The drink options at lunch were threefold: a hibiscus nectar cooler, sparkling ginger lemonade, or tap water. After I finished a forest and earth mushroom polenta cone—a tasty concoction featuring organic, local and seasonal ingredients and void of any processed starches or sugars, meat or dairy products—I then debated how best to divvy up my leftovers into the provided containers: Were they recyclable, compostable, or trash? Task accomplished, I headed off to an afternoon educational session in a room where abundant natural daylight allowed the electric lights to remain off (alas, Powerpoint remained on) and wide-open windows brought in cool breezes off the San Francisco Bay. Needless to say, I was not at your run-of-the-mill conference and exhibition.

Most recently, I attended West Coast Green in San Francisco and over the course of three days, I filled my notebook with questions that other attendees had asked. In one session regarding renewable energy options, an attendee questioned whether the U.S. power grid would be able to support developing technologies or whether feeding new energy sources into it would make it more prone to blackouts. His neighbor questioned whether positive-energy homes were even possible, and another asked whether taxation should be part of energy policies. The second-day keynote, Ray Anderson of Interface, announced that “Nature truly is the goose that lays the golden eggs, and it is being strangled to death.” Quoting Albert Einstein, he noted, “We cannot solve our problems with the same thinking we used to create them.”

What stuck in my mind most, however, was a statement from the very first day. Addressing the crowd, Daniel Kammen, Class of 1935 Distinguished Professor of Energy in the Energy & Resources Group at the University of California, Berkeley, noted that the conference should be treated as the anti-Las Vegas. That is, what happens there should most certainly not stay there. Indeed, returning to Washington, DC, a few days later, I couldn’t help but wonder: After celebrating innovation for several days, what happens when we all go home?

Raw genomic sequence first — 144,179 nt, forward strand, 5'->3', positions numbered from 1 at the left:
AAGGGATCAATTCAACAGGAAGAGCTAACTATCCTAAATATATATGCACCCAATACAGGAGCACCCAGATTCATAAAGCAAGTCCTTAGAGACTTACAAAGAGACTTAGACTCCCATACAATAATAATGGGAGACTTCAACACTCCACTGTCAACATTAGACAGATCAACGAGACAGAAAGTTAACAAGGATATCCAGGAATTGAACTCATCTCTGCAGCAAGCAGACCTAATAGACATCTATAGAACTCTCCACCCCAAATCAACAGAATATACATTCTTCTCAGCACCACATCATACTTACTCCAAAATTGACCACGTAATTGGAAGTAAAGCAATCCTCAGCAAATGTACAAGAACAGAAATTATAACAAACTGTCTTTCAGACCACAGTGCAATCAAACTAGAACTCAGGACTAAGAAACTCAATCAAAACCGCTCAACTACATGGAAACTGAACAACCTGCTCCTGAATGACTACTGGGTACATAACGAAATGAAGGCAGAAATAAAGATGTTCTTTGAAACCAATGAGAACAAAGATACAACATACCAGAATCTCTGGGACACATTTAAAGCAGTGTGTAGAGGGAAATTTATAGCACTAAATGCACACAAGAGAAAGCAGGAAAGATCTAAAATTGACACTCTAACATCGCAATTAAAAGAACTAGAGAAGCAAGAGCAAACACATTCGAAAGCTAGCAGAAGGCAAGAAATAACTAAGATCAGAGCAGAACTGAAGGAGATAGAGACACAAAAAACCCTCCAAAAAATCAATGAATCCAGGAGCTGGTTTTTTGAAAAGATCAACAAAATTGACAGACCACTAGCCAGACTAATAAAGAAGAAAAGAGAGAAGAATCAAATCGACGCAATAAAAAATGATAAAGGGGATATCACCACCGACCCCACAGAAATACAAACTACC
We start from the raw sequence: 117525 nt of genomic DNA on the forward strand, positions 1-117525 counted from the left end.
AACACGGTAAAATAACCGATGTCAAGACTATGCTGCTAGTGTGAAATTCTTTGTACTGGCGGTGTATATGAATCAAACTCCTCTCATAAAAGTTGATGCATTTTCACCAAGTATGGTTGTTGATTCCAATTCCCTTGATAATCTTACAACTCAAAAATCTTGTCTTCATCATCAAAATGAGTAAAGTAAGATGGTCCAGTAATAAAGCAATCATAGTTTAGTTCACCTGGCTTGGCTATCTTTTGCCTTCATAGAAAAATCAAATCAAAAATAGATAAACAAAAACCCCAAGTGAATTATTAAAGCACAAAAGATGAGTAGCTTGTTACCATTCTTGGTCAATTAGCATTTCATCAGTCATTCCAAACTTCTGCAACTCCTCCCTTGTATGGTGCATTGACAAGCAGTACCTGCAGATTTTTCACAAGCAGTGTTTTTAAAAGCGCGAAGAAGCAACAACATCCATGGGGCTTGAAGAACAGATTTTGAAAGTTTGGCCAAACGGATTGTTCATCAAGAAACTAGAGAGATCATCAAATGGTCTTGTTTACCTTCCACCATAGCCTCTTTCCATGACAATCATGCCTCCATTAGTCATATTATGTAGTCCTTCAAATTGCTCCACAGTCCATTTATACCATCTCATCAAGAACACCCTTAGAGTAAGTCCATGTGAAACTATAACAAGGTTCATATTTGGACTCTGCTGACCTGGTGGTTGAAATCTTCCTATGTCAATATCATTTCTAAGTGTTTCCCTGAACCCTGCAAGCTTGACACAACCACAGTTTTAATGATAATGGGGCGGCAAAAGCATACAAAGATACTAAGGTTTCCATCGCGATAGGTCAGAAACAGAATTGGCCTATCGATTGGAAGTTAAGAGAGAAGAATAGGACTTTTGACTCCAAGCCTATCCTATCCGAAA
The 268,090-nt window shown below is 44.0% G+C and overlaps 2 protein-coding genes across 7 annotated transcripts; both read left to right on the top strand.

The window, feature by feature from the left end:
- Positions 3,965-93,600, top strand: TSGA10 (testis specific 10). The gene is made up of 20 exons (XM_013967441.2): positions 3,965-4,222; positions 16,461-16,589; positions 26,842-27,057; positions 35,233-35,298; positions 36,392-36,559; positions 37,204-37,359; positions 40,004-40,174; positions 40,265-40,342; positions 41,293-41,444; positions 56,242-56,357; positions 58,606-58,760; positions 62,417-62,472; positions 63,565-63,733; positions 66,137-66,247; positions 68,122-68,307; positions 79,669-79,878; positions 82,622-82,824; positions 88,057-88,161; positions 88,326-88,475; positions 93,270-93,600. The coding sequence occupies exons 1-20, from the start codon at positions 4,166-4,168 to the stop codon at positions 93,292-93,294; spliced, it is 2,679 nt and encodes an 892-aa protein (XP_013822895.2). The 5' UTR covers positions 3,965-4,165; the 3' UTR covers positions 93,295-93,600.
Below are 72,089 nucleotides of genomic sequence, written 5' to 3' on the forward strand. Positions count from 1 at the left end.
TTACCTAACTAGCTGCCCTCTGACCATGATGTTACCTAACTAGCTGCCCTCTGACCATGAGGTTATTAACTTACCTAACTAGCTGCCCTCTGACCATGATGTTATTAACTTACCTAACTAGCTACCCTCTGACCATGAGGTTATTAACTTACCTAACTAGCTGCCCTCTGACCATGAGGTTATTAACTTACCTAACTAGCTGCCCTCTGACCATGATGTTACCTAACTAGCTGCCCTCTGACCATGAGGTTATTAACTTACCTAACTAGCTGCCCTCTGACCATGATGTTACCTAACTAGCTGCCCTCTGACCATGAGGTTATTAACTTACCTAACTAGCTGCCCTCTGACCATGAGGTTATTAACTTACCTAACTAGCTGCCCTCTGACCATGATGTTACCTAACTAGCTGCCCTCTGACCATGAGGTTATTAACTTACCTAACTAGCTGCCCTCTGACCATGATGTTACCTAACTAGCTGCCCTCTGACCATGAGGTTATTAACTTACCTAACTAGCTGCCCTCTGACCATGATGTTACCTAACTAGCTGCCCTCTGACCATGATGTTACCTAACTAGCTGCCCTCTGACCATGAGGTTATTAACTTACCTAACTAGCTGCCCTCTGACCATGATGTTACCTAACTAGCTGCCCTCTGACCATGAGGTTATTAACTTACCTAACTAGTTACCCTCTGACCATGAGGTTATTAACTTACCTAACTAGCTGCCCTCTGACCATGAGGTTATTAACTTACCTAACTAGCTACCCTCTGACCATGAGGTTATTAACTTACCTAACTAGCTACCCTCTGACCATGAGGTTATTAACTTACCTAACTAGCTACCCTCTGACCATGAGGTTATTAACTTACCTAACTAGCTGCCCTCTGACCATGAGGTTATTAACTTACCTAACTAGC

On a related note, on Oct. 2, President Obama declared October “National Energy Awareness Month 2009.” The official proclamation notes that “As American scientists, engineers, and entrepreneurs bring new and improved energy technologies to homes and businesses in this country and around the world, they will be showing American leadership and vision while also making clean energy the profitable kind of energy. During National Energy Awareness Month, we recognize the contributions of individuals, organizations, and companies that are committed to advancing energy innovation and efficiency, and we promote the importance of a clean energy economy to our Nation.” But shouldn’t every month be energy awareness month?

It is increasingly clear that not only do we as a country have to change the way we’re building our cities and their structures, but also that we, as a global community, have to do so drastically and quickly. Sustainable thinking and development should not—and truthfully, cannot—wait for once-a-year awareness or support. Recognizing and supporting green development and outstanding environmental building performance year-round is a core tenant of Eco-Structure, one we seek to fulfill online, in print and in person. It’s great to convene for a three-day retreat where conversation is abundant, innovation abounds, and organic food options are the norm, but it is even better when that conversation continues on a daily basis, as we seek to do on our website, ecostructure.com. That being said, I look forward to your feedback on the issues that drive your business and your passions, whether it comes face-to-face or, for the more digitally inclined, via email or Twitter (follow us at http://www.twitter.com/ecostructure).